Zombie’ offices could turn into 400,000 new apartments for families. That’s almost double the number of new US units in a typical year.

A new working paper for the National Bureau of Economic Research by Arpit Gupta, Candy Martinez, and Stijn Van Nieuwerburgh finds that more than 2,000 office buildings in American downtowns could be converted into eco-friendly apartment buildings. Those conversions could yield up to 400,000 new apartment units, and, at minimum, over 170,000 new units — a major boon in cities simultaneously inflicted with housing crises and empty office towers. The authors found that about 11% of office buildings in the commercial centers of the 105 most populous US cities would be suitable for conversion to residential homes. Those “zombie” properties — unrentable office buildings that are sitting empty, just accruing costs — could be made into 200-unit apartment buildings using conversion processes that would take less time than a new build.

Did big expectations doom the tiny house movement?

But for all the hubbub, tiny houses never really entered the mainstream realm of homeownership. Instead, they entered the province of tourists seeking a brief decampment to a smaller-scale, climate-friendly lifestyle. You’re more likely to encounter one while scrolling through $300-a-night Airbnb listings than browsing Zillow. This is not to say that the tiny-house movement failed. Rather, the expectations placed upon it were too high: that it could take on all the sins of a bloated, profit-driven housing industry, and deliver us as a nation to a humbler, happier way of living. “The movement is still strong,” said Shafer. “It just seemed like a lot of parasites were attaching themselves to it. You have the movement, and then a lot of people that were trying to make money off it.”



United Airlines Buys More Than 100 Acres To Fuel Denver Airport Expansion

The Chicago-based global airline confirmed its $33 million purchase of a 113-acre swath where it plans to develop a satellite to the company’s only pilot training facility. The deal comes as carriers across the country scramble to keep up with an unprecedented tourism boom triggered by the end of pandemic-related lockdowns and pent-up travel plans. For United, the land near the Denver airport — the airline’s second-busiest hub behind Chicago’s O’Hare International Airport — is expected to leave plenty of room for future growth in the area since the training facility will only occupy a small portion of the site at 17671 E. 64th Ave. “This property gives us a lot of options,” United spokesperson Russell Carlton said in a statement to CoStar News. “We’ve already begun work on plans to use part of this land as the site for the expansion of our world-class Denver pilot training facility and we’ll evaluate additional opportunities in the future as [our plan] unfolds.”

Parking spots are turned into people space as a Lakeview garage becomes an apartment complex

It’s frustrating when prime real estate near Chicago’s rail stations and lakefront is largely squandered on storing automobiles. So I was (cautiously) pleased this morning to see an article by Urbanize Chicago’s Lukas Kugler about a nearly century-old, six story parking garage in East Lakeview that was recently converted into a 72-unit apartment building, now open for leasing. As it stands, The Medallion still has 52 car spaces for its 70 apartments, according to Christine Carr from Luxury Living Chicago, which is managing leasing. You have to pay another $300 a month if you want a car spot. Carr said the building also has two electric vehicle chargers and eight-to-ten bike parking spaces per floor.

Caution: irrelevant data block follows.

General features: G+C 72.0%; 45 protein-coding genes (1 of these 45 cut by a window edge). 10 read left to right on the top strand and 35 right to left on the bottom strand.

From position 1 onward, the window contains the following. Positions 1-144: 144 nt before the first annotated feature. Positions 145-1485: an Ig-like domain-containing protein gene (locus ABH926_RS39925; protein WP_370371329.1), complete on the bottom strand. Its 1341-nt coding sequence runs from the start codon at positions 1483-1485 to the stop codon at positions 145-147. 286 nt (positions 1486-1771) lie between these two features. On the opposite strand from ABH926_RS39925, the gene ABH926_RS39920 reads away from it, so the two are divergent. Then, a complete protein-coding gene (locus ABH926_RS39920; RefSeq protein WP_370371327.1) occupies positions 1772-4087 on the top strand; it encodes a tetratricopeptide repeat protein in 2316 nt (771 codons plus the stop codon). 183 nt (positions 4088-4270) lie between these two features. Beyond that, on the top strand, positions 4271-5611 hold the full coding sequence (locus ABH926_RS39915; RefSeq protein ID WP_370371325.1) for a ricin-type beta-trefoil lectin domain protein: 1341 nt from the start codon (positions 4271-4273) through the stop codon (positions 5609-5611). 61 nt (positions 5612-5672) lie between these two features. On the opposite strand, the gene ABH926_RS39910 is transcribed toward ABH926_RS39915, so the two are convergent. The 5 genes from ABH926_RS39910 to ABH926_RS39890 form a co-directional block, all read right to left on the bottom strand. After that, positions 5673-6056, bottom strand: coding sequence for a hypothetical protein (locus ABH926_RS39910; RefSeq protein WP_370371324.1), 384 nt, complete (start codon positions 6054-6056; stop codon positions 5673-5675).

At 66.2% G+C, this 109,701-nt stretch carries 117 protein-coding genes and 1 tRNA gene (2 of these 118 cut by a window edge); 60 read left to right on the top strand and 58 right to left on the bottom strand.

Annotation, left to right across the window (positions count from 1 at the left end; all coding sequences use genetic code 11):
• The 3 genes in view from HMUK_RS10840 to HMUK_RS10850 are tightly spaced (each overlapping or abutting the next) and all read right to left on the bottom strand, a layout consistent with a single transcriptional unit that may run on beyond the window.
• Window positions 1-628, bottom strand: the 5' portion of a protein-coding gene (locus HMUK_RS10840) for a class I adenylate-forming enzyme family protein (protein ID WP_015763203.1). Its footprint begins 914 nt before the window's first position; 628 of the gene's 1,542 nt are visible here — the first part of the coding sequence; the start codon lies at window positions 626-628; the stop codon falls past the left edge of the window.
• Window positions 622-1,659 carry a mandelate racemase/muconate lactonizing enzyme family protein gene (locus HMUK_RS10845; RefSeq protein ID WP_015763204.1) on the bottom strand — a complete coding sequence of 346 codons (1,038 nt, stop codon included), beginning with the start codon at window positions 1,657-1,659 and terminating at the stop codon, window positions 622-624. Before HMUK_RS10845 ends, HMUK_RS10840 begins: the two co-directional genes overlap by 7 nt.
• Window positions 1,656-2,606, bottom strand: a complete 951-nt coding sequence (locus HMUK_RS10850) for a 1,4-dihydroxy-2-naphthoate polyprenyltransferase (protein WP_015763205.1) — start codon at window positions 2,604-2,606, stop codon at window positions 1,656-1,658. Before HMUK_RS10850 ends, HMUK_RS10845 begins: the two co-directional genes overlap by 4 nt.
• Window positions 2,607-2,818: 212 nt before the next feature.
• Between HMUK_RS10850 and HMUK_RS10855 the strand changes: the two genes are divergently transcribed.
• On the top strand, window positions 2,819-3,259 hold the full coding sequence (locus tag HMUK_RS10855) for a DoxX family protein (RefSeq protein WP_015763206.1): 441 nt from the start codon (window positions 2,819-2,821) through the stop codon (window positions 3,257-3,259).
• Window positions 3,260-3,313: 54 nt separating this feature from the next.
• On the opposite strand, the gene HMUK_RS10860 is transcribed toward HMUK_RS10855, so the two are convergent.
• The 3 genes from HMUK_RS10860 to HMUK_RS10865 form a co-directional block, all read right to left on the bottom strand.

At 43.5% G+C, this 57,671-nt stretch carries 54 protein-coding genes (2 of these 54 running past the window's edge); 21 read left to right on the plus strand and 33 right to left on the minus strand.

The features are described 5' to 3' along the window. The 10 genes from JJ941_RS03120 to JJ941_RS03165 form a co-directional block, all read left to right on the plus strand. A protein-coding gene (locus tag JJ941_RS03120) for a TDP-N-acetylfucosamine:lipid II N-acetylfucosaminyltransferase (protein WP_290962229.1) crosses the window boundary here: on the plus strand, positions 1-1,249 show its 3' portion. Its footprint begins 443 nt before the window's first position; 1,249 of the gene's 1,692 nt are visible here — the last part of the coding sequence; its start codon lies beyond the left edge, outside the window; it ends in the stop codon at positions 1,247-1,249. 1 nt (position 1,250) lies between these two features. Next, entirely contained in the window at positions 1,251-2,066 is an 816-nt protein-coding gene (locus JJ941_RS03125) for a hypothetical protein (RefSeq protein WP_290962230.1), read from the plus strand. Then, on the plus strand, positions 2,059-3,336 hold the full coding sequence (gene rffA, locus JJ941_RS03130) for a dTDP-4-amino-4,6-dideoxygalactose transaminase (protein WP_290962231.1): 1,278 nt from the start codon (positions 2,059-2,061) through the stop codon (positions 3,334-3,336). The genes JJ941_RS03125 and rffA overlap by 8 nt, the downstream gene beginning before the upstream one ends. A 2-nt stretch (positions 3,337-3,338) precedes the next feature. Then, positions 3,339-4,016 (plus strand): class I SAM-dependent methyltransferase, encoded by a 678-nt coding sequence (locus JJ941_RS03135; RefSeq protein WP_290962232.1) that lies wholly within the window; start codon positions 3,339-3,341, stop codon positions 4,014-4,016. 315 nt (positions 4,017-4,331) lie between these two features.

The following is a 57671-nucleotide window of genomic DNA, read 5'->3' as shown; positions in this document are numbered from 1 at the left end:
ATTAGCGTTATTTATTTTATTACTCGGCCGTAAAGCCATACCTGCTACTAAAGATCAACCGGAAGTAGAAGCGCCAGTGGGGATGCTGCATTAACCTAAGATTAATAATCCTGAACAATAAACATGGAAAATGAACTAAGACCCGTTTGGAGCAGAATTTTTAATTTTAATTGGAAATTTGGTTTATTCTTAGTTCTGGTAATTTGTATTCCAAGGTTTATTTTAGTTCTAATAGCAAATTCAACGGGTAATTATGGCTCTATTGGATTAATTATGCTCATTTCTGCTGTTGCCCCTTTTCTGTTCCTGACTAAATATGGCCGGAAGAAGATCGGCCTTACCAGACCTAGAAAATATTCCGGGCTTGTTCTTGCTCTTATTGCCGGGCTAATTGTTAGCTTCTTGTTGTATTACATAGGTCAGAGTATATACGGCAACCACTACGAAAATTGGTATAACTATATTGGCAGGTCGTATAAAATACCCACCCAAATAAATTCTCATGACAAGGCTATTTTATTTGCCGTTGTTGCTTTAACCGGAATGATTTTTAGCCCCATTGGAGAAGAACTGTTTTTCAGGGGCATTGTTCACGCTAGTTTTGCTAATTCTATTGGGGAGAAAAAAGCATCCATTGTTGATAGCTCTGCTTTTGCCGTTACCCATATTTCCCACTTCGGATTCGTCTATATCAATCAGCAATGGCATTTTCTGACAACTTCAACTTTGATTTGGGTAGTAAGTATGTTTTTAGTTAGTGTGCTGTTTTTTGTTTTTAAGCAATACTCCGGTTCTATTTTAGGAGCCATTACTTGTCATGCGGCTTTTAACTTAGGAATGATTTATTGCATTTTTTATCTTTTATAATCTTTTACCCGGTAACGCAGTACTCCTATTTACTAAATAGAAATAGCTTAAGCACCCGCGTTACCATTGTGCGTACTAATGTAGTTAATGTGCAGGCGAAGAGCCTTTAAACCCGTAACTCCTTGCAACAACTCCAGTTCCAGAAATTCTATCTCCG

9 European Cities That Are Car-Free

Ever since one German by the name of Karl Benz decided to make a carriage that would be powered not by horses but by a fossil-fuel engine, the world hasn’t been the same. People have yielded the streets to cars and the cities have become much dustier and noisier as a result. The following municipalities, however, have shown that it is possible to reverse a trend that now seems so ingrained in our modern psyche. Visit these towns to not only imagine but also experience what life without a car in sight looks and feels like.



RTD Zero Fare for Youth

Zero Fare for Youth is a one-year pilot program that aims to enhance the lives of RTD customers and communities by reducing transportation costs for families. By inviting youth ages 19 and under to ride the bus and train at no cost, we also remove barriers to education and employment, while creating access to destinations across the metro Denver region.

Transit agencies scramble to piece together funding as ‘fiscal cliff’ looms

Both California and New York state lawmakers tried to help their transit agencies avoid a fiscal cliff, but the response in Albany was more comprehensive. Lawmakers there agreed to dedicate $1.1 billion a year from payroll taxes to help fund the MTA. They also promised a share of the licensing fees from an anticipated casino in the city, and added a one-time payment of $300 million. It was a different story in Sacramento, where transit advocates had to fight to avoid cuts in state support that Newsom originally proposed. The governor and lawmakers had to make up for a $32 billion anticipated deficit, about a 10th of the size of the state’s annual budget.

The surprising rise of electric golf carts as ‘second cars’ in the US

Modern electric golf carts now offer smooth and silent rides with ranges sufficient to cover daily short commutes comfortably. There’s no gasoline engine to require regular maintenance. There’s no little red gas can to keep around the garage. And there’s not even the old problem of the cart dying in the middle of the street because the old-school lead acid batteries went kaput. Today’s electric golf carts are a significant step up with quality lithium batteries and high-power motors. That convenience, combined with the increasing popularity of ordinances that scores of towns have passed to make golf carts legal on smaller public roads, has helped many families replace the need for a second car.

Rethinking the One-Way Street

Accordingly, in recent years, more urban planners have begun arguing against one-way streets. Research suggests that converting streets back to two-way traffic can make cities safer, fairer, and more economically robust. Just as one-way streets make traffic faster, two-way streets can slow it down — improving safety, accommodating multimodal travel, increasing livability and property values, and helping customers more easily reach businesses. Two-way street networks create safer and more pleasant environments for those who walk, bike, use micromobility, or take transit.